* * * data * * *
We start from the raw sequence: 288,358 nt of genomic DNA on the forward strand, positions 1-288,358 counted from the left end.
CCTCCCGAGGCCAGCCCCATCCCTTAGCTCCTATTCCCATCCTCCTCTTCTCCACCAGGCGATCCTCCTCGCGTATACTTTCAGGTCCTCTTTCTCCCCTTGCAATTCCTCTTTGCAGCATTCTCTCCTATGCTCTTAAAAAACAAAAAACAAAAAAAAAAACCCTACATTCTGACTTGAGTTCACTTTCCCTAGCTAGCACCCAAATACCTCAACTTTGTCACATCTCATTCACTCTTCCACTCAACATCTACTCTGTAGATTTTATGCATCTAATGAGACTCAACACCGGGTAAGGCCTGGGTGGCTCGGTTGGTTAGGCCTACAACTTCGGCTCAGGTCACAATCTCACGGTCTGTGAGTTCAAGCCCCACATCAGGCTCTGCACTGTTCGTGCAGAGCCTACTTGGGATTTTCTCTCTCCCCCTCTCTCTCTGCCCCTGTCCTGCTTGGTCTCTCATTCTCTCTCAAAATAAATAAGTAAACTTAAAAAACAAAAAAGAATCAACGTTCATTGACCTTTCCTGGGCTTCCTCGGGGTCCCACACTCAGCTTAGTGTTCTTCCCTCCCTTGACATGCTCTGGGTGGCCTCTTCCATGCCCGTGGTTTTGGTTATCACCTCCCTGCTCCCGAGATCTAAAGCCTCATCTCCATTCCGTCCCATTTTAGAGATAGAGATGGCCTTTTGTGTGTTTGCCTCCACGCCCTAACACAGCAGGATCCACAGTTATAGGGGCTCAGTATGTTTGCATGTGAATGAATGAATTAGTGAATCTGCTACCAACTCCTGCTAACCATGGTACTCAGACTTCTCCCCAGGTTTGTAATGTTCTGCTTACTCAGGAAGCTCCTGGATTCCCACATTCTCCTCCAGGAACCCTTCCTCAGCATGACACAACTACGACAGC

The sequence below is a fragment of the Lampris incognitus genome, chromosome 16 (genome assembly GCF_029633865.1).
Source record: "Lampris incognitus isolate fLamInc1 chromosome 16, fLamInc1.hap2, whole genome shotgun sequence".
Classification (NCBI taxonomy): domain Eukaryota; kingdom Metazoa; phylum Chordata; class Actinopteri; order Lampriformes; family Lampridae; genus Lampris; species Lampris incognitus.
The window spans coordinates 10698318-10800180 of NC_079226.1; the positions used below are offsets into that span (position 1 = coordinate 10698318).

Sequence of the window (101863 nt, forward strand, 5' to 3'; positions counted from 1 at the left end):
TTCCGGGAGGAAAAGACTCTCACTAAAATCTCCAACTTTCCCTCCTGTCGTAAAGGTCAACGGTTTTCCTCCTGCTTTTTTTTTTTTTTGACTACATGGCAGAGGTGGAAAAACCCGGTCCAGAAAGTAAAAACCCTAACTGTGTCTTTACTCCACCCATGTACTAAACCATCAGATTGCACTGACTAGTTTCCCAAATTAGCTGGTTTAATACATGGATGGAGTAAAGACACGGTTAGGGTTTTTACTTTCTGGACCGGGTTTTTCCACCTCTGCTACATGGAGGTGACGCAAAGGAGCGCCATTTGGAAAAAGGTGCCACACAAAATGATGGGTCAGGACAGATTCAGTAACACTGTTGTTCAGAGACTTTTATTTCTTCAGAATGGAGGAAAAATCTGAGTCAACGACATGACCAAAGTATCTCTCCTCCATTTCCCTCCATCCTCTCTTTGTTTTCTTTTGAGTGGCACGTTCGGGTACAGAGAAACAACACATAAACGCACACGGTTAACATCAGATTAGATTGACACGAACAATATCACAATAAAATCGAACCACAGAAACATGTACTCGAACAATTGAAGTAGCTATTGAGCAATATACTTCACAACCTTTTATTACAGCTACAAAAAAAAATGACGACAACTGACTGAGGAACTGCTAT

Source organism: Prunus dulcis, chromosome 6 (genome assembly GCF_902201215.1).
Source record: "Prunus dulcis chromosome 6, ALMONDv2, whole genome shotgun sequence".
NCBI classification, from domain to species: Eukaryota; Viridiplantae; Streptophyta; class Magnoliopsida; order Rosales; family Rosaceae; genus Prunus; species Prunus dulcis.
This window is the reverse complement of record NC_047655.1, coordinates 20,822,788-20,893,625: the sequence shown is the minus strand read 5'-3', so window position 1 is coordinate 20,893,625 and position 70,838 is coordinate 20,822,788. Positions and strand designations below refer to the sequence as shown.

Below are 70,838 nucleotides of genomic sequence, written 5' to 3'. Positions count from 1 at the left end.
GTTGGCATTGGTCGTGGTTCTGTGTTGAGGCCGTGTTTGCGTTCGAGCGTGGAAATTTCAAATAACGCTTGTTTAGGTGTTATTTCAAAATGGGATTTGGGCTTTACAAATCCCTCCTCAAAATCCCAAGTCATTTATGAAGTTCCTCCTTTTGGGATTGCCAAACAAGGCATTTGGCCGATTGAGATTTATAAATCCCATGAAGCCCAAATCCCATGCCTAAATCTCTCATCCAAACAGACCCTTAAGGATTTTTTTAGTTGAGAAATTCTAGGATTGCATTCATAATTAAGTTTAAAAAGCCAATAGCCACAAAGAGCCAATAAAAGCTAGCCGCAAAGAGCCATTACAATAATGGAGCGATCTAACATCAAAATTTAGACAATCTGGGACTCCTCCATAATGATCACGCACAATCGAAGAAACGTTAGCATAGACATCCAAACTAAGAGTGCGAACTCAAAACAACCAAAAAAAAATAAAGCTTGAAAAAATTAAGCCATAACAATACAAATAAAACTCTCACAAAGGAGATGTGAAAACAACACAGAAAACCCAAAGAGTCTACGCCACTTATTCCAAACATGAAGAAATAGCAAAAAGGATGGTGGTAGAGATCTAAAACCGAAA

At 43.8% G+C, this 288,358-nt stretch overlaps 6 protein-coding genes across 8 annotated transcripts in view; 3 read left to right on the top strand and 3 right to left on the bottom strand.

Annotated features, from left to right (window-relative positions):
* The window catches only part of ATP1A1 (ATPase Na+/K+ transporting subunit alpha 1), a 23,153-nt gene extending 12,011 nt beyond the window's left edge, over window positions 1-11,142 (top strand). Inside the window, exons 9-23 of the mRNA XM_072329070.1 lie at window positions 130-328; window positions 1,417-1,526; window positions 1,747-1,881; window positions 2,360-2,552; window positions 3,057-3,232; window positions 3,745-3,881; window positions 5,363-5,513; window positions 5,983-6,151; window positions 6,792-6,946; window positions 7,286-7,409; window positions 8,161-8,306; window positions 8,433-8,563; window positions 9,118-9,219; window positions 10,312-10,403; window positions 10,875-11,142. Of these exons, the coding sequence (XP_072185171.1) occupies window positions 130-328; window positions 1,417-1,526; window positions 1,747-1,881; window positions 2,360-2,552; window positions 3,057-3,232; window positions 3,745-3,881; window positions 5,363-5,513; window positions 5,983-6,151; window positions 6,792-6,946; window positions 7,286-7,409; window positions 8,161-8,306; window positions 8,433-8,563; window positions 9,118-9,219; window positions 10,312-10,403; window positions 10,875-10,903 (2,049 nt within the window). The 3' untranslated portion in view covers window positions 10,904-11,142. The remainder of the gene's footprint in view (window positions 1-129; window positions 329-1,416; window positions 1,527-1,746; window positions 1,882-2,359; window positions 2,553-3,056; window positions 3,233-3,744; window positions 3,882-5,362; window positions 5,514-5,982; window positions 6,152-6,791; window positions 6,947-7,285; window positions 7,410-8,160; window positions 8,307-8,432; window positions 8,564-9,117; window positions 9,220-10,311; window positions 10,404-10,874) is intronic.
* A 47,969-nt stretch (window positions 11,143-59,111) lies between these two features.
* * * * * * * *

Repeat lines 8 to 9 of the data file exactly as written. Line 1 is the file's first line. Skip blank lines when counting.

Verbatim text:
TTCCGGGAGGAAAAGACTCTCACTAAAATCTCCAACTTTCCCTCCTGTCGTAAAGGTCAACGGTTTTCCTCCTGCTTTTTTTTTTTTTTGACTACATGGCAGAGGTGGAAAAACCCGGTCCAGAAAGTAAAAACCCTAACTGTGTCTTTACTCCACCCATGTACTAAACCATCAGATTGCACTGACTAGTTTCCCAAATTAGCTGGTTTAATACATGGATGGAGTAAAGACACGGTTAGGGTTTTTACTTTCTGGACCGGGTTTTTCCACCTCTGCTACATGGAGGTGACGCAAAGGAGCGCCATTTGGAAAAAGGTGCCACACAAAATGATGGGTCAGGACAGATTCAGTAACACTGTTGTTCAGAGACTTTTATTTCTTCAGAATGGAGGAAAAATCTGAGTCAACGACATGACCAAAGTATCTCTCCTCCATTTCCCTCCATCCTCTCTTTGTTTTCTTTTGAGTGGCACGTTCGGGTACAGAGAAACAACACATAAACGCACACGGTTAACATCAGATTAGATTGACACGAACAATATCACAATAAAATCGAACCACAGAAACATGTACTCGAACAATTGAAGTAGCTATTGAGCAATATACTTCACAACCTTTTATTACAGCTACAAAAAAAAATGACGACAACTGACTGAGGAACTGCTAT

Source organism: Prunus dulcis, chromosome 6 (genome assembly GCF_902201215.1).